Brian Jungen, Cetology, 2002, plastic chairs, 5' 3 5⁄8“ × 41' 4 1⁄4” × 5' 6 3⁄8".

Brian Jungen, Cetology, 2002, plastic chairs, 5' 3 5⁄8“ × 41' 4 1⁄4” × 5' 6 3⁄8".

Brian Jungen

Brian Jungen’s long-awaited exhibition at the Art Gallery of Ontario—curated with great flair by Kitty Scott—began in a playful setting reminiscent of a basketball court, complete with multihued vinyl lines applied to black gym flooring, within which Jungen’s trademark soft sculptures were distributed like team members. Freed from the constraints of a vitrine, the series “Prototype for New Understanding,” 1998–2005, in which Jungen repurposes Nike Air Jordan sneakers as Northwest Coast masks, could be closely scrutinized. These intricately tailored works are feats of crafted composition, with their willowy strands of human hair, tongues (referring, of course, to both human and shoe anatomies), prominent fastenings (which can come across as piercings), and logos (often positioned as eyes and depicting Jordan making a jump shot). Collectively, these features reference obsessive celebrity worship, s/m (with the leather bindings implying the inhibition of senses), and cultures and customs associated with masquerade (present and historic, within social, art, or sporting contexts).

Beyond this court-based display were a host of works that did not incorporate athletic goods and were accordingly less identifiable with the Jungen brand. Five examples from his jerry can sculptures, 2008–13, were placed in a row on a single plinth. Each consisted of a plastic tank—the type used for transporting water or fuel—into which the artist had laboriously drilled tiny holes in designs recalling the beadwork of Cree and Dené tribes. As did the “Prototype” series, the jerry can pieces encouraged viewers to contemplate how the objects might perform or be (mis)used—as fountains, for instance, the perforated vessels filled with water, or as commentaries on the lives of those in rural areas, where gas stations may be few but land is often exploited for energy resources.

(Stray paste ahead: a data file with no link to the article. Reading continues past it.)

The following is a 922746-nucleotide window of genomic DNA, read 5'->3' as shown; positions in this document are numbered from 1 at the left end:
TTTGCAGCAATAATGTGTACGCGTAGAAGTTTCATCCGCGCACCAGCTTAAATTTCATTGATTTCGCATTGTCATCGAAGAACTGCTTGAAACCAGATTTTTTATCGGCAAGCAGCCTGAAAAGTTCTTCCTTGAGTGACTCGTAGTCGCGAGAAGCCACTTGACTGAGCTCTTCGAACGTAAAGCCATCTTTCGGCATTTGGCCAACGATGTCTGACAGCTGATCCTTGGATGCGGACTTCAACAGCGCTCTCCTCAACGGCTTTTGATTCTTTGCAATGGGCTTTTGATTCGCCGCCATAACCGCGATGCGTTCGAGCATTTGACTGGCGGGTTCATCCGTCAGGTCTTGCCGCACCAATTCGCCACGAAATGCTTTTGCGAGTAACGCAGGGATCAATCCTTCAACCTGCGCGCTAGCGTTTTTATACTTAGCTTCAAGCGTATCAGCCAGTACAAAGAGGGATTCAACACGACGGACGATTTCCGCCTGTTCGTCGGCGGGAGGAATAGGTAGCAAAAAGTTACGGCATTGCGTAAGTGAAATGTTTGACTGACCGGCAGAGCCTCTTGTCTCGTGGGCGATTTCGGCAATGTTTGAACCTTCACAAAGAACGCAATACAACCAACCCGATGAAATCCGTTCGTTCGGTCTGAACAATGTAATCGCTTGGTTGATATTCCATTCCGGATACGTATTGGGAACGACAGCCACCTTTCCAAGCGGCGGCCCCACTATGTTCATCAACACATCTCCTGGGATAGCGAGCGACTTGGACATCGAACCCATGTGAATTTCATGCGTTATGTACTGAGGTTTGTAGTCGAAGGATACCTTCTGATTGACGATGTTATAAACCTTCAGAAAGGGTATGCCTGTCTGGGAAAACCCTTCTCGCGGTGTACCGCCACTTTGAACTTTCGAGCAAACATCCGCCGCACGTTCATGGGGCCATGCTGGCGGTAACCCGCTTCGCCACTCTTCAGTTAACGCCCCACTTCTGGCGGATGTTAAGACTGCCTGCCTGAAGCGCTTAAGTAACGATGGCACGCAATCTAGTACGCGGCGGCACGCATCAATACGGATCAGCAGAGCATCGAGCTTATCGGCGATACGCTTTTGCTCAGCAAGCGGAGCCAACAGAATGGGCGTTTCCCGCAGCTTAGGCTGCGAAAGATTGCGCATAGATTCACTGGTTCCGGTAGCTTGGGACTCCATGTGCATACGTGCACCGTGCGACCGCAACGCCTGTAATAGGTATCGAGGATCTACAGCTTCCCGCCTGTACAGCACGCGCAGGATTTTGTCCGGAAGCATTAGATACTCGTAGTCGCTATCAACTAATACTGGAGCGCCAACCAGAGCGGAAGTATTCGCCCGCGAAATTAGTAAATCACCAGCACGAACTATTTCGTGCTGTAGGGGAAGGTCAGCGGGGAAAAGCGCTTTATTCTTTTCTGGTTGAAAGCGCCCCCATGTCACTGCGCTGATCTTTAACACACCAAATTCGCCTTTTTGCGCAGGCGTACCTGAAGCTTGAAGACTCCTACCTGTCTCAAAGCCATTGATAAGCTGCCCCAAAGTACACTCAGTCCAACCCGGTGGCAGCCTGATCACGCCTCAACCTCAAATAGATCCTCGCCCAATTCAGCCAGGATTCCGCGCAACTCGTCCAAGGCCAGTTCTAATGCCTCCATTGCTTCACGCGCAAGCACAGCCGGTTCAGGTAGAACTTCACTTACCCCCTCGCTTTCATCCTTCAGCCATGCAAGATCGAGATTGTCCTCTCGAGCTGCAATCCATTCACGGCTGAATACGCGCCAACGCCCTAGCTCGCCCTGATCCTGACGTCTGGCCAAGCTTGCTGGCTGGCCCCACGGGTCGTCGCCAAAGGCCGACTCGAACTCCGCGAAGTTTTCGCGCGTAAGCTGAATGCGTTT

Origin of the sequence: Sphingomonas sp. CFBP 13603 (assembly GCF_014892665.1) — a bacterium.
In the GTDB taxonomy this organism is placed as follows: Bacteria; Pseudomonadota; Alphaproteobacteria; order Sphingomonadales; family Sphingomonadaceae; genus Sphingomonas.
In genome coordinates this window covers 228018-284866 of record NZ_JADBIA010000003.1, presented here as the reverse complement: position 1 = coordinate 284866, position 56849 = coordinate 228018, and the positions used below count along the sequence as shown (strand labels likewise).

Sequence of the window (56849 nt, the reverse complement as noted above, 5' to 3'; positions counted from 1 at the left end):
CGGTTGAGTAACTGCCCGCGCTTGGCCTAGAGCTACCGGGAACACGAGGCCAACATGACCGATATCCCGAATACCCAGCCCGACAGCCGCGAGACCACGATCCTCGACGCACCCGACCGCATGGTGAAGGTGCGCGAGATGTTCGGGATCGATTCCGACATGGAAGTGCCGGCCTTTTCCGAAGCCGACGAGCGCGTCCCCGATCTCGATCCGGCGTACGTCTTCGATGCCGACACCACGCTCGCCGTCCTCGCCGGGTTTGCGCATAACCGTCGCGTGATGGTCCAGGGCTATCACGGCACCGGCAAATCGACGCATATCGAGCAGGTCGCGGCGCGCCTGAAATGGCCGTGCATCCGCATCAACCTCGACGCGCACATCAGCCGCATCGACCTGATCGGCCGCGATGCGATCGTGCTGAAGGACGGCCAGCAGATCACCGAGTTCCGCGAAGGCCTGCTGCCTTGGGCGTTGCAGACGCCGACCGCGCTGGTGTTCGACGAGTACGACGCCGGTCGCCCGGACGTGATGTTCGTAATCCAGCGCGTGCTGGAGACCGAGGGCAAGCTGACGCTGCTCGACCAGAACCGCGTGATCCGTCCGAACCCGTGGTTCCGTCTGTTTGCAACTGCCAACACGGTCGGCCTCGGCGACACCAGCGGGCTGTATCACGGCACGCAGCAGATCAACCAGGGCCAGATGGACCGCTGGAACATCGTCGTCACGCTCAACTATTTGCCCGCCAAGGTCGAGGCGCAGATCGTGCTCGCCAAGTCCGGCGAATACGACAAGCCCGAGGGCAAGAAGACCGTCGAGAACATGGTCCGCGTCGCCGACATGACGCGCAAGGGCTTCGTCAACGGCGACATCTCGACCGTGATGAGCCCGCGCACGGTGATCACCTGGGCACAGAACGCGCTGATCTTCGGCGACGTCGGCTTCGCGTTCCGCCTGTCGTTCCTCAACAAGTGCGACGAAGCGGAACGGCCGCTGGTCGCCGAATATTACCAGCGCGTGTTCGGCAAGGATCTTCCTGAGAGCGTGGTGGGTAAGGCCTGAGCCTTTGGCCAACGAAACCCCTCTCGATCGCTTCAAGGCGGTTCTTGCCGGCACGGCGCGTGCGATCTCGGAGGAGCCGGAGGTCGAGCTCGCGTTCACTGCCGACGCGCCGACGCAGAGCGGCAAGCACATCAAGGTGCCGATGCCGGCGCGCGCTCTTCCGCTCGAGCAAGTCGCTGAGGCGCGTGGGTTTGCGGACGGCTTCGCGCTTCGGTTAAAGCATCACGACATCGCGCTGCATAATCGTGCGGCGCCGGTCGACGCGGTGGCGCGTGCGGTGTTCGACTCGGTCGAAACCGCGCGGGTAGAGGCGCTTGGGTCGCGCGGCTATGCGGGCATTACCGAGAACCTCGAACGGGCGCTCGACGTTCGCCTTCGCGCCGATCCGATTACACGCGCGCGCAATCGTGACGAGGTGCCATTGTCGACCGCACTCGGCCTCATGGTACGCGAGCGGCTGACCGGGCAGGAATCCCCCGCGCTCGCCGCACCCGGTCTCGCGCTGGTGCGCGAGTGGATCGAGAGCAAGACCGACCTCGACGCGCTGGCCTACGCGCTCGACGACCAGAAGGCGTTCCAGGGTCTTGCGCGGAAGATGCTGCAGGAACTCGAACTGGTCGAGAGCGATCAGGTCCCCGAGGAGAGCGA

An insightful collection of images, playing on monitors in a darkened space near the show’s entrance, provided biographical context for Jungen’s processes, documenting the lives of his family members, mostly from the Doig River Nation, as well as the artist’s travels and working methods, particularly his skill at hybridizing and converting found materials. One of the most notable results of Jungen’s transformative uses of existing materials was the massive hanging sculpture Cetology, 2002, composed of dissected white-plastic patio chairs reassembled (with plastic ties and screws) to approximate a whale skeleton. With its rib cage splayed open, the creature is both hulking and subtle—a stack of armrests delicately connotes a pectoral fin. With its form, material, and presence in the gallery, the work mounted a heavy critique of environmental destruction, consumer waste, and the institutional practices of natural-history museums.

Yet, as this exhibition demonstrated, Jungen’s interest in the collapse of the natural and artificial, the precious and pedestrian, is also the result of an effort to fathom (or conjure) the spiritual realm. In the mammoth mural-size work Five Year Universe, 2011, for instance, Jungen applied silver ink to five elk hides—from which central circular forms had previously been cut to make drums—and then pressed them onto twenty individual pieces of black foam that, fitted together, form an expansive sequence of prints. The resulting composite picture suggests celestial eclipses or cosmic voids. Another particularly potent example was Eero, 2011, part of a group of assemblages combining modernist furniture and animal skins. Here, Jungen covered a Womb chair (of Eero Saarinen’s 1940s design) with a tanned elk hide sewn together with tarred twine. The work invoked a host of other profound processes and rituals: the stitching of skin after a birth or injury; the protection of fetishized commodities or goods for an afterlife, or of a baby in a womb; and the offering of an animal or object to higher powers (or perhaps to a collector). That such rituals are common to nearly every society and are evoked by such restrained gestures speaks to the uncommon potency of Jungen’s work.